A terrorist doesn't exist to kill people or destroy property. They may not be concerned with the death and destruction they cause, but these, to a terrorist, are merely collateral. If they target specific people or properties, we can easily call them assasins or arsonists.
A terrorist lives to keep others in fear.
The 9/11 terrorists didn't care one way or another about the lives they took, families they ruined, or buildings and planes they destroyed. They cared that they believed that they had been wronged. And they cared that Americans would live from then on with the fear that death and destruction could happen to them at any time.
The RIAA and MPAA aren't killing anybody. But they are making a significant percentage of the population live in fear, simply because these people are listening to songs or watching movies.
These lobbying organizations have gamed the system. They have, through acts like the DMCA, distorted the intent of the framers of the US Constitution regarding Copyright. Copyright infringment is a federal offense, but the RIAA has not been able to show cause for the federal government to take a single person to task for trading a file on the internet.
Those of us who derive revenue from intellectual property want to continue to derive revenue - show us the money. The recent history of the music and movie industries has been to deprive the creative sources that provide the actual work of proper compensation, all the while directing revenue up up up the food chain, making these industries more and more dependent on blockbuster hits and less able to support the broad creative impluse that feeds this commerce.
The consumer has grown up seeing that music and movies are seemingly free - radio and TV, for example, have provided entertainment at only the cost of the hardware to receive and display it and at the cost of increased consumer-good prices. Most people don't understand this any more than they understand the fine points of intellectual property law or performance rights society royalty distribution, they just know the stuff keeps flowing toward them.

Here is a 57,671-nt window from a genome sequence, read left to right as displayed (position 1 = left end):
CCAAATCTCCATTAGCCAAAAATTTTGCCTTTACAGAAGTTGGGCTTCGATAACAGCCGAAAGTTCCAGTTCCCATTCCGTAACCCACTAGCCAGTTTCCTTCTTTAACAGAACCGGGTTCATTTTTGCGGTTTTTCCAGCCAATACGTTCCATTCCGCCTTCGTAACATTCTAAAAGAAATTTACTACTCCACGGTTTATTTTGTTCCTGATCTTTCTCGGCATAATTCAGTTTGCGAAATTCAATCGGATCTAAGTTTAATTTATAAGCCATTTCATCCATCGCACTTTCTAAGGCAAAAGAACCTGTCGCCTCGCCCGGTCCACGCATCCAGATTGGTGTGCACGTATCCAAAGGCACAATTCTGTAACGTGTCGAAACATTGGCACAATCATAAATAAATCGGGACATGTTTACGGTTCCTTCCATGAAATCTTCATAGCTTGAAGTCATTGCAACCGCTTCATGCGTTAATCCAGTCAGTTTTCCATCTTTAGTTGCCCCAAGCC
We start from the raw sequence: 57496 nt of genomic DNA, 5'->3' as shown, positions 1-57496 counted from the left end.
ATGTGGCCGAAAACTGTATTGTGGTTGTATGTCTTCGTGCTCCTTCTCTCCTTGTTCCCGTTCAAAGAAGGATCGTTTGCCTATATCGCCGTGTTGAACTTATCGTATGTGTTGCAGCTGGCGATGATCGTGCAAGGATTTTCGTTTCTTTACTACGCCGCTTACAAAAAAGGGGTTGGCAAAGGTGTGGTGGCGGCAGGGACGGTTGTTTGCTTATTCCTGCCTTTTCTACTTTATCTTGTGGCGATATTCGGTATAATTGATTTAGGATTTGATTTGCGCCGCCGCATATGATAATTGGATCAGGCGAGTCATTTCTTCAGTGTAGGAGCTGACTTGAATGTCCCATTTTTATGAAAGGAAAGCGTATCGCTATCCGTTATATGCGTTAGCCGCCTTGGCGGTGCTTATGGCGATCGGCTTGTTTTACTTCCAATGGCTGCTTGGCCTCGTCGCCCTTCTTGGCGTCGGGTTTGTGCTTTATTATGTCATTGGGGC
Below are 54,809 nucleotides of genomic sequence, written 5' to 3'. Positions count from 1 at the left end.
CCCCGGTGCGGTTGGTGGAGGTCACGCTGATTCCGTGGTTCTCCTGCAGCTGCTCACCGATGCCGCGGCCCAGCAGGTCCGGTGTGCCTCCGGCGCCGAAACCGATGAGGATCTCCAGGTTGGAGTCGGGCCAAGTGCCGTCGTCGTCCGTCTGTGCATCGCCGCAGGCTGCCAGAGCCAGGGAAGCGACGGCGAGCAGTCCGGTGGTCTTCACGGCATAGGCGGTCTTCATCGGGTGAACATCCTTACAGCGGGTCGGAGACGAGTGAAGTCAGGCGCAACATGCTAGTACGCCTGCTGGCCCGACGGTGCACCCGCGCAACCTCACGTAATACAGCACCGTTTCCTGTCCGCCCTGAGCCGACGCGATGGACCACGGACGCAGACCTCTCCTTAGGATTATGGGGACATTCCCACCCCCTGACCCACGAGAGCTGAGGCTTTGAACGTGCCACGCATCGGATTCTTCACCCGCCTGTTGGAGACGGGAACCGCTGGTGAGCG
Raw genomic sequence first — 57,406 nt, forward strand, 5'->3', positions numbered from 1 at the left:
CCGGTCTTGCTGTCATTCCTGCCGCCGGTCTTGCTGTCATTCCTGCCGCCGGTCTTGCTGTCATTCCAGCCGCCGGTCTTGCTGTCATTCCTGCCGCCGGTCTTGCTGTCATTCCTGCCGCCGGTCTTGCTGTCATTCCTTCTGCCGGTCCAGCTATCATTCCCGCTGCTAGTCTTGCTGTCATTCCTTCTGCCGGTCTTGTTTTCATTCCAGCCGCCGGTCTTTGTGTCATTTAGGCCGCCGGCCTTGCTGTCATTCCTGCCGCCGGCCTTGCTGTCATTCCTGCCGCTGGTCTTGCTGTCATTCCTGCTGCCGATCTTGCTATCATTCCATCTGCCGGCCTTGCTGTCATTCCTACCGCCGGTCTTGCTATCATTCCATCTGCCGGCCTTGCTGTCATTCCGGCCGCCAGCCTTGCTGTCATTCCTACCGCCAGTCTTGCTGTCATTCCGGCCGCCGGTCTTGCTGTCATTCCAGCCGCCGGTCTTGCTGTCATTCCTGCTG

The entertainment industry, instead of understanding and embracing the opportunites presented by new technology, has run from the internet like their ancestors ran from the giant beast that was eating the sun, which we now calmly understand is simply an eclipse.
The entertainment industry, much like our current administration in Washington, has forgotten, rejected or ignored the simple use of law enforcement to stop crimes against their industry. Instead, they rely on civil suits and a massive PR machine (lawyers and marketers paid-for by you and me by ever-increasing entertainment-product costs) to terrorize people into supporting the current regime, a culture of greed that is a top-heavy and failed business model. A certain percentage of the population will be cowed into obeying. A few executives will be able to afford a nicer car for their spoiled kid or a longer fall vacation on a warm sea, but our culture will suffer.
These industries are releasing fewer and fewer works, yet more and more works are being created. As they release fewer works, they complain that they are not selling as much as they used to! Incredible on their part, but probably not incredible that some people will fall for it.
Instead of fear, RIAA, why not let your member companies sell music?